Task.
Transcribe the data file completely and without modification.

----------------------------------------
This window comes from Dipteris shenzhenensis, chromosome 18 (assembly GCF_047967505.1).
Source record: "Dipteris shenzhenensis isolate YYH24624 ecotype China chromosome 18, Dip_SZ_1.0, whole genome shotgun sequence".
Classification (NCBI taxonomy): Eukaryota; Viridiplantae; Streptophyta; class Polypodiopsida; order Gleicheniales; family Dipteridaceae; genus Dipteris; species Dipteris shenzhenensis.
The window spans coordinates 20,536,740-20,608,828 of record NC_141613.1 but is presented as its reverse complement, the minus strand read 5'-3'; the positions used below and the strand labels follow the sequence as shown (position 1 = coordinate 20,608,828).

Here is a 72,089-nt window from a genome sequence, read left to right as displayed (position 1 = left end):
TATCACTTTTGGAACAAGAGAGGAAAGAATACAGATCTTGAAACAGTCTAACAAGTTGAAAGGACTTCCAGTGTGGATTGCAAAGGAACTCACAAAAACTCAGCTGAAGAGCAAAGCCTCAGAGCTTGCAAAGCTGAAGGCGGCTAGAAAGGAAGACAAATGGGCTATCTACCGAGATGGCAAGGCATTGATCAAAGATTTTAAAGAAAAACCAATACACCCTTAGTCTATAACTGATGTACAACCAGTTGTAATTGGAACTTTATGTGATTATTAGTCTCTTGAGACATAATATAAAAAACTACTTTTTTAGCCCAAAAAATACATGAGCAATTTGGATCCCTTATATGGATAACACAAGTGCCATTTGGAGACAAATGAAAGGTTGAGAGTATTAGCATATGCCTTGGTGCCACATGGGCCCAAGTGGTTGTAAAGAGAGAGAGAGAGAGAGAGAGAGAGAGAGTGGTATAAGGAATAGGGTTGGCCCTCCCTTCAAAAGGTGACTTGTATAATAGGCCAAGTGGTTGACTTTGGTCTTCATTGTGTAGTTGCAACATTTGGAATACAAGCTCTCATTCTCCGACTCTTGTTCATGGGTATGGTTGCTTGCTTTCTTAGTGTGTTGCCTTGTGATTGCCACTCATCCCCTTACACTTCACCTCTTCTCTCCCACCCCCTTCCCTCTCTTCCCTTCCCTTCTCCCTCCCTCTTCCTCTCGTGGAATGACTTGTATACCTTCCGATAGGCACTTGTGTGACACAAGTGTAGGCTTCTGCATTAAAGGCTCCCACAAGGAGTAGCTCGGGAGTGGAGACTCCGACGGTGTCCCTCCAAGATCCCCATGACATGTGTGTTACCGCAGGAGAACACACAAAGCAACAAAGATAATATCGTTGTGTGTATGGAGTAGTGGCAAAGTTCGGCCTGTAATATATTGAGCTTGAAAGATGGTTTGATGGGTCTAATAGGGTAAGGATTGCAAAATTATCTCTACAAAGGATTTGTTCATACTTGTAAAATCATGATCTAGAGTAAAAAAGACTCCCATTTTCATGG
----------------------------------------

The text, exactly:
This window comes from Dipteris shenzhenensis, chromosome 18 (assembly GCF_047967505.1).
Source record: "Dipteris shenzhenensis isolate YYH24624 ecotype China chromosome 18, Dip_SZ_1.0, whole genome shotgun sequence".
Classification (NCBI taxonomy): Eukaryota; Viridiplantae; Streptophyta; class Polypodiopsida; order Gleicheniales; family Dipteridaceae; genus Dipteris; species Dipteris shenzhenensis.
The window spans coordinates 20,536,740-20,608,828 of record NC_141613.1 but is presented as its reverse complement, the minus strand read 5'-3'; the positions used below and the strand labels follow the sequence as shown (position 1 = coordinate 20,608,828).

Here is a 72,089-nt window from a genome sequence, read left to right as displayed (position 1 = left end):
TATCACTTTTGGAACAAGAGAGGAAAGAATACAGATCTTGAAACAGTCTAACAAGTTGAAAGGACTTCCAGTGTGGATTGCAAAGGAACTCACAAAAACTCAGCTGAAGAGCAAAGCCTCAGAGCTTGCAAAGCTGAAGGCGGCTAGAAAGGAAGACAAATGGGCTATCTACCGAGATGGCAAGGCATTGATCAAAGATTTTAAAGAAAAACCAATACACCCTTAGTCTATAACTGATGTACAACCAGTTGTAATTGGAACTTTATGTGATTATTAGTCTCTTGAGACATAATATAAAAAACTACTTTTTTAGCCCAAAAAATACATGAGCAATTTGGATCCCTTATATGGATAACACAAGTGCCATTTGGAGACAAATGAAAGGTTGAGAGTATTAGCATATGCCTTGGTGCCACATGGGCCCAAGTGGTTGTAAAGAGAGAGAGAGAGAGAGAGAGAGAGAGAGTGGTATAAGGAATAGGGTTGGCCCTCCCTTCAAAAGGTGACTTGTATAATAGGCCAAGTGGTTGACTTTGGTCTTCATTGTGTAGTTGCAACATTTGGAATACAAGCTCTCATTCTCCGACTCTTGTTCATGGGTATGGTTGCTTGCTTTCTTAGTGTGTTGCCTTGTGATTGCCACTCATCCCCTTACACTTCACCTCTTCTCTCCCACCCCCTTCCCTCTCTTCCCTTCCCTTCTCCCTCCCTCTTCCTCTCGTGGAATGACTTGTATACCTTCCGATAGGCACTTGTGTGACACAAGTGTAGGCTTCTGCATTAAAGGCTCCCACAAGGAGTAGCTCGGGAGTGGAGACTCCGACGGTGTCCCTCCAAGATCCCCATGACATGTGTGTTACCGCAGGAGAACACACAAAGCAACAAAGATAATATCGTTGTGTGTATGGAGTAGTGGCAAAGTTCGGCCTGTAATATATTGAGCTTGAAAGATGGTTTGATGGGTCTAATAGGGTAAGGATTGCAAAATTATCTCTACAAAGGATTTGTTCATACTTGTAAAATCATGATCTAGAGTAAAAAAGACTCCCATTTTCATGG